Have you ever seen little turtle hatchlings making their way to the sea? Every year, from October to April, Olive Ridley turtles head to the shores of Goa for nesting. The turtles lay hundreds of eggs, and after the incubation period of around two months, tiny turtles head back to the sea — a fascinating sight to watch!
A couple of beaches in Goa are natural habitats for Olive Ridley turtles, and are the best spots to witness this phenomenon. The popular beaches are Morjim in North Goa, while Galgibaga (sometimes called Turtle Beach), Agonda and Talpona are located in South Goa. These beaches were notified for protecting and facilitating turtle nesting in the 1990s.
TURTLES IN GOA
The Olive Ridley turtle (Lepidochelys olivacea) is a small sea turtle. The adult grows to approx 60 cm to 70 cm in length, and its shell (carapace) is usually heart shaped. Considered the smallest and most abundant sea turtle in the world, their numbers have decreased greatly over the past few years because of the few remaining nesting sites globally. It is recognised as vulnerable by the IUCN (International Union for Conservation of Nature) Red list.
Every year, the Olive Ridley turtles found off Goa’s coast, head towards the shore for nesting. They lay hundreds of eggs. On hatching, the hatchlings head back to the sea. The entire process takes place under the watchful eye of conservationists, who ensure nobody harms the turtles.
The female turtle lays 80 to 120 eggs in a season. Their synchronised nesting en masse is known as ‘arribadas’, and females return to the same beach (where they hatched) throughout their lifetime to lay eggs.
During this year’s nesting season, the first Olive Ridley turtle reached Agonda, in South Goa, on December 31, 2021 and laid 118 eggs. At Galgibaga, the first Olive Ridley turtle arrived on January 3, 2022 and laid 117 eggs.
Nesting season usually starts in the month of September, though lately, it has moved to January and ends by about March, April and sometimes May. This change in the start of the nesting season is attributed to climate change. Tourists and noisy surroundings also affect this species, so a lot of times, the eggs are shifted by local Forest Department authorities to a small turtle Interpretation Centre so that they are protected during the incubation period.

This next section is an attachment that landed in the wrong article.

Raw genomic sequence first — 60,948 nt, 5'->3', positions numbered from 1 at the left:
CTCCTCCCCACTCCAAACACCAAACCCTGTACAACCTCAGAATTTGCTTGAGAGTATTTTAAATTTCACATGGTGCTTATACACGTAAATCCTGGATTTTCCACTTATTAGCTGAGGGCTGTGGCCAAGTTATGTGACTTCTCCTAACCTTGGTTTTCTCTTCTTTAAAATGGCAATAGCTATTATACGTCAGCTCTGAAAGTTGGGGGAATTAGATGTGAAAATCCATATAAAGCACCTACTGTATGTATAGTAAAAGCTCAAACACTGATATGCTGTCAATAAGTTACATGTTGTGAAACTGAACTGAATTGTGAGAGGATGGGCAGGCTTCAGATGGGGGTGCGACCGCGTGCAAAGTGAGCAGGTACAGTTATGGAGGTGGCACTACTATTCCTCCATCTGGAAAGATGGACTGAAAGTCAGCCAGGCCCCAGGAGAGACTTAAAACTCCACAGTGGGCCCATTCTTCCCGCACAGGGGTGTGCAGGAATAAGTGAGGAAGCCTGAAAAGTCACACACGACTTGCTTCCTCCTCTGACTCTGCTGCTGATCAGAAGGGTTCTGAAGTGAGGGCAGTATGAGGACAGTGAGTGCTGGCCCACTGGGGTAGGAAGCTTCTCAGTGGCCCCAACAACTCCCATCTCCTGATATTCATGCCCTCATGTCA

Female Ridleys nest on the same beach where they were born, three to four decades ago. This means that they return to the same habitat every nesting season to lay their eggs. Estimates say that the likelihood of baby hatchlings making it to adulthood range from 1 in 1,000 to 1 in 10,000.
It is believed that conservation for turtle nesting began in Goa as recently as the late nineties, when the Forest Department joined forces with the local residents. Nesting pits were created and locals were employed to keep watch around the clock to stop people from stealing eggs or stray dogs from trying to eat them. Each of the pits are believed to carry between 100 to 130 eggs.
‘No-development zones’ were put in place on the beaches by local authorities along with strict regulations relating to the building of beach structures. The north side of Galgibaga Beach, for example, was made a ‘completely protected turtle zone’ meaning no developments or structures can be built.
The turtles’ nesting period coincides with Goa’s peak tourist season. The high tourist density, beach-driving, lights, sounds, trash, temporary structures and other activites on these beaches present a hazard to natural nests, nesting turtles and incubating eggs. With the increasing light, sound and noise pollution, the number of turtle nestings has dropped considerably over the past decade.
NOTES FOR TOURISTS & VISITORS
The beach gets pitch black after dark since no lights are allowed.
Don’t be surprised if there are no beach sellers at all.
Avoid taking photos. Bright lights cause much disorientation to the turtles and should be completely avoided.
Stay away from the turtle’s head.
Speak in low voices and move slowly so as not to startle the female turtle.
Don’t touch the turtle or the eggs, even long after the turtle has left. Handling eggs should only be done by trained personnel.
Avoid crowding near the turtle or making quick and sudden movements.
The nesting sites on the beaches are under the protection of the Forest Department and are clearly marked with signboards; so do follow their rules and regulations so as to not disturb their natural habitat.